Parents who have the ability to do so are ensuring that students have not only a virtual classroom, but the ability to have social interaction and hands-on learning experiences, such as science and art. Keeping their children in smaller environments or even outdoors due to COVID-19 concerns harkens back to an earlier form of education “best-practices”.


Although these are exciting times in education, the pandemic has also revealed gross inequalities within the US and around the world in the form of millions of children without access to technology. There are also children who do not know the native language of instruction, and those who have special learning needs that cannot be accommodated at home, in addition to children who are also responsible for the care of younger siblings such that make them too busy to “attend” online school. In many countries, the education of students who are not able to access online learning will have serious long-term ramifications.


This new situation is one that presents many challenges; in many families around the world, both parents work, often outside the home, and young children cannot be left alone, but sourced childcare can be unaffordable. In a more typical time, having children be in a school building during the day is the solution, but now those same children not only require at-home at-home care but also at-home school instruction.


Moving forward, parents need to reflect on how their children learn and make choices that they previously have never had to make. Some parents will likely remain with distance learning after the pandemic has passed or at least consider the ways in which it can be folded into their children’s in-person education. Hopefully, we will all learn to think creatively and differently and to take the best of each option for our children as we step into a new era of education.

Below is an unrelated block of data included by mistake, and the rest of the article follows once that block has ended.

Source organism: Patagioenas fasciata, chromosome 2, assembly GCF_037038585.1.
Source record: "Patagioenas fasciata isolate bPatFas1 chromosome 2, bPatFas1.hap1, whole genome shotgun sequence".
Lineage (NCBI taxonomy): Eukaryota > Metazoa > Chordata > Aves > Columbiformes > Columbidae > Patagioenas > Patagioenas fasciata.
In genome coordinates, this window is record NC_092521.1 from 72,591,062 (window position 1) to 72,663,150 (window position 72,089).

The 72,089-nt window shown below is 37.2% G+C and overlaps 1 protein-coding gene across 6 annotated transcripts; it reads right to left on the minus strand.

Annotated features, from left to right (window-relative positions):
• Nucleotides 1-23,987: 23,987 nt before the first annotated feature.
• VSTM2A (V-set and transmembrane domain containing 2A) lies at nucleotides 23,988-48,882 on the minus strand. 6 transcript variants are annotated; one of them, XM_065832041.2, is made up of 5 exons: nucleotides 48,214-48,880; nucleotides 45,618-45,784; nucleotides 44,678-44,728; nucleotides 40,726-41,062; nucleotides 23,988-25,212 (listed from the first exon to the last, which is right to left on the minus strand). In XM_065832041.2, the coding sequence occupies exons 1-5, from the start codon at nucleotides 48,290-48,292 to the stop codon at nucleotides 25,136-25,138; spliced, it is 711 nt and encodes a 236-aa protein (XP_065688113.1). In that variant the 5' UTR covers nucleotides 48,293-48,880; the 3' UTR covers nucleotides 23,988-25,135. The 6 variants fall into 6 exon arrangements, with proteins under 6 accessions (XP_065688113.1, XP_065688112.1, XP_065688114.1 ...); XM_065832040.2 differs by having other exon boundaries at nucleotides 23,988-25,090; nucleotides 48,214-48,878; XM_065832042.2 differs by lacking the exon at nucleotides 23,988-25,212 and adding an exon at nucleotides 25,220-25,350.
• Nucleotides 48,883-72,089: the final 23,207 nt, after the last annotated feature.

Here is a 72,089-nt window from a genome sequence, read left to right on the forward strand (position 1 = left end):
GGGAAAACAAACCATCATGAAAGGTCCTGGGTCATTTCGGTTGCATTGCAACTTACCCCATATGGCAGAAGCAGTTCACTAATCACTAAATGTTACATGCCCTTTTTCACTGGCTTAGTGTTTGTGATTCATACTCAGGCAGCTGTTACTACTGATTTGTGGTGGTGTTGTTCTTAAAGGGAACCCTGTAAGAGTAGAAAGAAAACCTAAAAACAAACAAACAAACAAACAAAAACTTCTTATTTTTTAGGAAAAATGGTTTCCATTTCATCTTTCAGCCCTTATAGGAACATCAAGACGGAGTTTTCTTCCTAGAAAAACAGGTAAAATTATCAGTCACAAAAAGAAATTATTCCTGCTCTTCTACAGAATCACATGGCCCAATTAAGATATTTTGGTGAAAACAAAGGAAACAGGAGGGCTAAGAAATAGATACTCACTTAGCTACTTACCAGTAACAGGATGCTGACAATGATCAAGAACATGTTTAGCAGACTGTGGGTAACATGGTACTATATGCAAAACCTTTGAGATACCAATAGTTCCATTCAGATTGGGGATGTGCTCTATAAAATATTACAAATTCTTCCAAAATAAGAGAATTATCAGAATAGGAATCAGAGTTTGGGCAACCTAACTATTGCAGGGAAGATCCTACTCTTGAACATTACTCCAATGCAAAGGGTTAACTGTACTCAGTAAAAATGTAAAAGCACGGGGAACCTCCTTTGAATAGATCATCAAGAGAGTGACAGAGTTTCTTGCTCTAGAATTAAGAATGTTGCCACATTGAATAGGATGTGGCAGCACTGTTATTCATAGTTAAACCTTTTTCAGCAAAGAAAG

Alexandra Ruttenberg is the Senior Director of Education Research and Analysis for Bennett International. She began her career in the education and relocation industry over 25 years ago working for The World Bank and International Monetary Fund as the Director of the Education Advising Office and Founder of the Global Mobility Center. Alex joined Dwellworks in 2007 as the Director of Education Services. In addition to her work in the corporate world, Alexandra has worked in private school admissions and has taught in both private schools and at the university level. Alexandra earned a B.A. Cum Laude from Yale University, an Ed.M. from Harvard University in Counseling and Education, and an Ed.S. from George Washington University in Education Administration. She is a professional member of the Independent Educational Consultants Association (IECA).



Over the years, Bennett International Education Consultancy has worked with hundreds of corporations, many of them Fortune 500 companies, providing school advisement services—preschool through university—to the dependents of relocating employees. In addition to education placement, our Education Research and Analysis team provides customized consulting for corporations in need of assistance with a range of education issues: education policy writing and benchmarking, tuition studies, group move advisement and planning, education “site assessments,” and the creation of remote or difficult-location education solutions. Whatever a company’s education issue, wherever it is, Bennett has the experience and the expertise to help.